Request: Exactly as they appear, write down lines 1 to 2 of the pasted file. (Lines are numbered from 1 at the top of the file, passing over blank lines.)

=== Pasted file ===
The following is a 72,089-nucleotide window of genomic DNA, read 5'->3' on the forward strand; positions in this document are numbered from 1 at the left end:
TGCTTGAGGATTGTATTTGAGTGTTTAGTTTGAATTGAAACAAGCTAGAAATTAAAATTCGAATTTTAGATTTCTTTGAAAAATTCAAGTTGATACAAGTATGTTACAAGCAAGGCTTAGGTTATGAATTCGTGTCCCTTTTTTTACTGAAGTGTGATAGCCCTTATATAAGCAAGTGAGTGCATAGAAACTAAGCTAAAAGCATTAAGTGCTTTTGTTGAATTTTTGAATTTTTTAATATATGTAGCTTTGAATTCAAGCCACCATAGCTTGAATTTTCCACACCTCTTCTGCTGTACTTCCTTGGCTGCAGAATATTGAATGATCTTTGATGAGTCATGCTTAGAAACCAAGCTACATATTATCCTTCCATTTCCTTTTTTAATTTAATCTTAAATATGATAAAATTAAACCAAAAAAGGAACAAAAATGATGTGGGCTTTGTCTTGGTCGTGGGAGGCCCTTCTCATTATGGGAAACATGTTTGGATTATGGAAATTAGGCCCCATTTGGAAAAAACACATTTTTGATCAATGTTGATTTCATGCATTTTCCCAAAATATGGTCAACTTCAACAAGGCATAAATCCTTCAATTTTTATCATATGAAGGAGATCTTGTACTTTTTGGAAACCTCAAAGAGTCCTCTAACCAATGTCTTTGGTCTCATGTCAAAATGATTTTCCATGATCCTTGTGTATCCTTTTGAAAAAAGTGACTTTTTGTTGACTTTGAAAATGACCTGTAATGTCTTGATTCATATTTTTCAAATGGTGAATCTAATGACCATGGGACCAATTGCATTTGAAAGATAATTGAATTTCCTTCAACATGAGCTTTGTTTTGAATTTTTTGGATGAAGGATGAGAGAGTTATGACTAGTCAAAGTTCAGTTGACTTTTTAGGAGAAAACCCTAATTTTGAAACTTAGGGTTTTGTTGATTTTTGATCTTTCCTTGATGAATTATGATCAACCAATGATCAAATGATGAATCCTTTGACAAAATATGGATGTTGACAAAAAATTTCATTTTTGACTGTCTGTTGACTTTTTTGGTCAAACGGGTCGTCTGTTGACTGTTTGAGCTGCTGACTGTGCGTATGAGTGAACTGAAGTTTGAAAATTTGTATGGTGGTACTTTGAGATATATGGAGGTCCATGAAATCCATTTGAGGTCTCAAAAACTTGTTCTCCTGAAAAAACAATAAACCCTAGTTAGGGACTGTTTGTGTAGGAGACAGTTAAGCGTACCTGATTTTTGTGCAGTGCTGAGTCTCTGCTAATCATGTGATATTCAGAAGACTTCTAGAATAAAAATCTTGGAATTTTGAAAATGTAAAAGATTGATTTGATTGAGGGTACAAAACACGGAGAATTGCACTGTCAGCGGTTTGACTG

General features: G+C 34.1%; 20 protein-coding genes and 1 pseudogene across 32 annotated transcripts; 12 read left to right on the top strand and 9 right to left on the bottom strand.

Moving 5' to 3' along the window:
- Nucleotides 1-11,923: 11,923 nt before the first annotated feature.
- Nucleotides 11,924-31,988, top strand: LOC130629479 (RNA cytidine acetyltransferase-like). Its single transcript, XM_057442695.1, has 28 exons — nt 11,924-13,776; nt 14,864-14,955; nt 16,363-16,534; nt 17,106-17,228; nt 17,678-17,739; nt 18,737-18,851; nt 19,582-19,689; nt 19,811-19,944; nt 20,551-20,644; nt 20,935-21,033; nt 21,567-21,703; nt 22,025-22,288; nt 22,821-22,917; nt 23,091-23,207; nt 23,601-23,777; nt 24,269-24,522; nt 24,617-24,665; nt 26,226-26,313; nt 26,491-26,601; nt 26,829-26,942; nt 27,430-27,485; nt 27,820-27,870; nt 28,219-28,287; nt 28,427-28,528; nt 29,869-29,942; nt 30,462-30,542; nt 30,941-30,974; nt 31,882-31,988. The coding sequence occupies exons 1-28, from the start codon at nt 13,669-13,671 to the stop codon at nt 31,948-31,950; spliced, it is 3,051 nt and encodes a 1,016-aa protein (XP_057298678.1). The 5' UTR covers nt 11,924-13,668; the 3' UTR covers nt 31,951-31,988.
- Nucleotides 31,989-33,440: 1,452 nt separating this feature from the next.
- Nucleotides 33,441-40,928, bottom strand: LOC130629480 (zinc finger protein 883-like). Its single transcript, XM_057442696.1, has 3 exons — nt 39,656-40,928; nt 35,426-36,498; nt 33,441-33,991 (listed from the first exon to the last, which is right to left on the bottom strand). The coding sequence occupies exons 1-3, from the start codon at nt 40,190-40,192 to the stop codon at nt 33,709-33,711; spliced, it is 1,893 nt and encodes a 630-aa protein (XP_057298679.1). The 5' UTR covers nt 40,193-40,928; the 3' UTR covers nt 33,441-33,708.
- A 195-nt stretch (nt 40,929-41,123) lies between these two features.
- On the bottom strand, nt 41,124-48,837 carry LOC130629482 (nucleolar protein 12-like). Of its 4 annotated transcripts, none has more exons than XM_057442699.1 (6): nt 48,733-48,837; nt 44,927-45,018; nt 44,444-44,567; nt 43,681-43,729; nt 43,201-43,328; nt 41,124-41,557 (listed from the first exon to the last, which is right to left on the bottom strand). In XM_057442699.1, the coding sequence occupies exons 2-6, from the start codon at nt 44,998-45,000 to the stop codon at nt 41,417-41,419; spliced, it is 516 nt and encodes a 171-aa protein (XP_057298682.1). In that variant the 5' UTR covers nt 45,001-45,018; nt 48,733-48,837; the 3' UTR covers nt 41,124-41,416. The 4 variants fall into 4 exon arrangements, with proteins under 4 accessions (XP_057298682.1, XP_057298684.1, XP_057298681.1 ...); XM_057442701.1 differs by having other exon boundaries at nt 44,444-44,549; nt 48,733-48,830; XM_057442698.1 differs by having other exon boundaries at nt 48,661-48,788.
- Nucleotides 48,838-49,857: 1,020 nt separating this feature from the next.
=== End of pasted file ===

The following is a 72,089-nucleotide window of genomic DNA, read 5'->3' on the forward strand; positions in this document are numbered from 1 at the left end:
TGCTTGAGGATTGTATTTGAGTGTTTAGTTTGAATTGAAACAAGCTAGAAATTAAAATTCGAATTTTAGATTTCTTTGAAAAATTCAAGTTGATACAAGTATGTTACAAGCAAGGCTTAGGTTATGAATTCGTGTCCCTTTTTTTACTGAAGTGTGATAGCCCTTATATAAGCAAGTGAGTGCATAGAAACTAAGCTAAAAGCATTAAGTGCTTTTGTTGAATTTTTGAATTTTTTAATATATGTAGCTTTGAATTCAAGCCACCATAGCTTGAATTTTCCACACCTCTTCTGCTGTACTTCCTTGGCTGCAGAATATTGAATGATCTTTGATGAGTCATGCTTAGAAACCAAGCTACATATTATCCTTCCATTTCCTTTTTTAATTTAATCTTAAATATGATAAAATTAAACCAAAAAAGGAACAAAAATGATGTGGGCTTTGTCTTGGTCGTGGGAGGCCCTTCTCATTATGGGAAACATGTTTGGATTATGGAAATTAGGCCCCATTTGGAAAAAACACATTTTTGATCAATGTTGATTTCATGCATTTTCCCAAAATATGGTCAACTTCAACAAGGCATAAATCCTTCAATTTTTATCATATGAAGGAGATCTTGTACTTTTTGGAAACCTCAAAGAGTCCTCTAACCAATGTCTTTGGTCTCATGTCAAAATGATTTTCCATGATCCTTGTGTATCCTTTTGAAAAAAGTGACTTTTTGTTGACTTTGAAAATGACCTGTAATGTCTTGATTCATATTTTTCAAATGGTGAATCTAATGACCATGGGACCAATTGCATTTGAAAGATAATTGAATTTCCTTCAACATGAGCTTTGTTTTGAATTTTTTGGATGAAGGATGAGAGAGTTATGACTAGTCAAAGTTCAGTTGACTTTTTAGGAGAAAACCCTAATTTTGAAACTTAGGGTTTTGTTGATTTTTGATCTTTCCTTGATGAATTATGATCAACCAATGATCAAATGATGAATCCTTTGACAAAATATGGATGTTGACAAAAAATTTCATTTTTGACTGTCTGTTGACTTTTTTGGTCAAACGGGTCGTCTGTTGACTGTTTGAGCTGCTGACTGTGCGTATGAGTGAACTGAAGTTTGAAAATTTGTATGGTGGTACTTTGAGATATATGGAGGTCCATGAAATCCATTTGAGGTCTCAAAAACTTGTTCTCCTGAAAAAACAATAAACCCTAGTTAGGGACTGTTTGTGTAGGAGACAGTTAAGCGTACCTGATTTTTGTGCAGTGCTGAGTCTCTGCTAATCATGTGATATTCAGAAGACTTCTAGAATAAAAATCTTGGAATTTTGAAAATGTAAAAGATTGATTTGATTGAGGGTACAAAACACGGAGAATTGCACTGTCAGCGGTTTGACTG